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Should we draw an analogy between Shakespeare’s tyrants—Richard III, Julius Caesar, Macbeth, and King Lear—and Donald Trump? In Shakespeare and Trump, Jeffrey Wilson applies literary criticism to real life, examining plot, character, villainy, soliloquy, tragedy, myth, and metaphor to identify the formal features of the Trump phenomenon, and its hidden causes, structure, and meanings.
Wilsonapproaches his comparison prismatically. He first considers two high-concept (read: far-fetched) Shakespeare adaptations penned by Trump’s former chief political strategist Steve Bannon. He looks at University of Pennsylvania students protesting Trump by taking down a monument to Shakespeare. He reads Trump’s first 100 days in office against Netflix’s House of Cards. Wilson also addresses the summer 2017 Shakespeare in the Park production of Julius Caesar wherein an assassination of a Trump-ian leader caused corporations to withdraw sponsorship.
These stories reveal a surprising—and bizarre—relationship between the provincial English playwright and the billionaire President of the United States, ostensibly a medieval king living in a modern world. The comparison reveals a politics that blends villainy and comedy en route to tragedy.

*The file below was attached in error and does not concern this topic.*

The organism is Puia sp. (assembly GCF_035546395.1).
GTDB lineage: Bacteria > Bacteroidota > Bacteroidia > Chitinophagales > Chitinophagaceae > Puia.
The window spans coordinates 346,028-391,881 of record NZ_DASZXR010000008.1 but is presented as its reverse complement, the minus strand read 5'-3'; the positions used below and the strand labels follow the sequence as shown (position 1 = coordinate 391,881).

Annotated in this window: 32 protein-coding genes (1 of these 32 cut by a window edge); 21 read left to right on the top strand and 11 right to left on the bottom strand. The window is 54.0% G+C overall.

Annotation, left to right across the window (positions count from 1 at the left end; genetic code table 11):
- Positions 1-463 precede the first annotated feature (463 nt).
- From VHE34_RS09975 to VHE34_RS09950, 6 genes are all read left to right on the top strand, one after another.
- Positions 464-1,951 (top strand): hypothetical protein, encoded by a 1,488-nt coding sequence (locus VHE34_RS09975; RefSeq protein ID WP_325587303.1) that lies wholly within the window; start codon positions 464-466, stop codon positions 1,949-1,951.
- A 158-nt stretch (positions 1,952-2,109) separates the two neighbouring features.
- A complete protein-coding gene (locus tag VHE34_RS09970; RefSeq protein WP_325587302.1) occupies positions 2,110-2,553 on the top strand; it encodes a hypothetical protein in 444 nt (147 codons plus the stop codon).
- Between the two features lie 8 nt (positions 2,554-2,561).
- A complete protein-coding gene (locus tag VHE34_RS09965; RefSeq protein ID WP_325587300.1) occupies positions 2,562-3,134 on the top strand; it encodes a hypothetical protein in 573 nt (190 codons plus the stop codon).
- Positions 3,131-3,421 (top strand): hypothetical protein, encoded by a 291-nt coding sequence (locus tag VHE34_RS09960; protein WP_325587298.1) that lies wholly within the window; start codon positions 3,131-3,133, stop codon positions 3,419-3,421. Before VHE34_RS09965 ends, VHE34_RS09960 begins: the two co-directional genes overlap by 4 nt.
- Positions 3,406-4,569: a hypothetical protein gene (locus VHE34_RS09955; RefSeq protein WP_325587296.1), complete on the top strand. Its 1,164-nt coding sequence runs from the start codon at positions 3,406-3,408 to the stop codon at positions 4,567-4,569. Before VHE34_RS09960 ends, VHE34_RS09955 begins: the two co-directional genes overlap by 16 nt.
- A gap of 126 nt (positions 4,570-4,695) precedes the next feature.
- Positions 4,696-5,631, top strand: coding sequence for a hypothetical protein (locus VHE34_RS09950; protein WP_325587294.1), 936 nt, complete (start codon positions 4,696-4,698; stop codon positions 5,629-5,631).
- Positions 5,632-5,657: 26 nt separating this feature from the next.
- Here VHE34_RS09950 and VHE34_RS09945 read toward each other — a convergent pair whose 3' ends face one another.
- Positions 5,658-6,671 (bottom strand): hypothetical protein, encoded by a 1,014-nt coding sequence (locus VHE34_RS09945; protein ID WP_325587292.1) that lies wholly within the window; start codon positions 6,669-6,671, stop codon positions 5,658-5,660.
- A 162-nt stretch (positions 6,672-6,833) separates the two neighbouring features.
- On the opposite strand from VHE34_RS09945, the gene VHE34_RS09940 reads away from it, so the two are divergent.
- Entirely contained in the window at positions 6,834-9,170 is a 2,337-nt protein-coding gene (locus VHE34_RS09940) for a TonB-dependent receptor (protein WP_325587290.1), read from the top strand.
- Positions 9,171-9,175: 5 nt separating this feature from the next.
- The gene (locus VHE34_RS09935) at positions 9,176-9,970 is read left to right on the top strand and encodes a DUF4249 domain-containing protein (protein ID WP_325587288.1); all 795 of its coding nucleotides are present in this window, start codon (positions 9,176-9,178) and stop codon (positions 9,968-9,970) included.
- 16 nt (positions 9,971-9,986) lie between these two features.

“‘What means that trump?’ Jeffrey Wilson sounds the Shakespearean resonances of the presidency, from controversial productions to what he terms ‘politicitation.’ Animated by a frank, searching voice, Wilson’s book energetically chronicles our dramatic moment—and how it might end.”—Scott Newstok, author of How to Think Like Shakespeare: Lessons from a Renaissance Education
“As Wilson illustrates, the political drama that has unfolded since 2016 is tragedy, comedy, and history rolled into one—and the consequence, in part, of a failure in the humanities to instill the moral and civic lessons that bind us. Serving as a corrective, this book reveals how understanding our present moment through a Shakespearean lens offers the possibility of healing and redemption—not only for the bitter political divide among Americans but also for the American democratic experiment itself.”—Asha Rangappa, Senior Lecturer at the Jackson Institute for Global Affairs, Yale University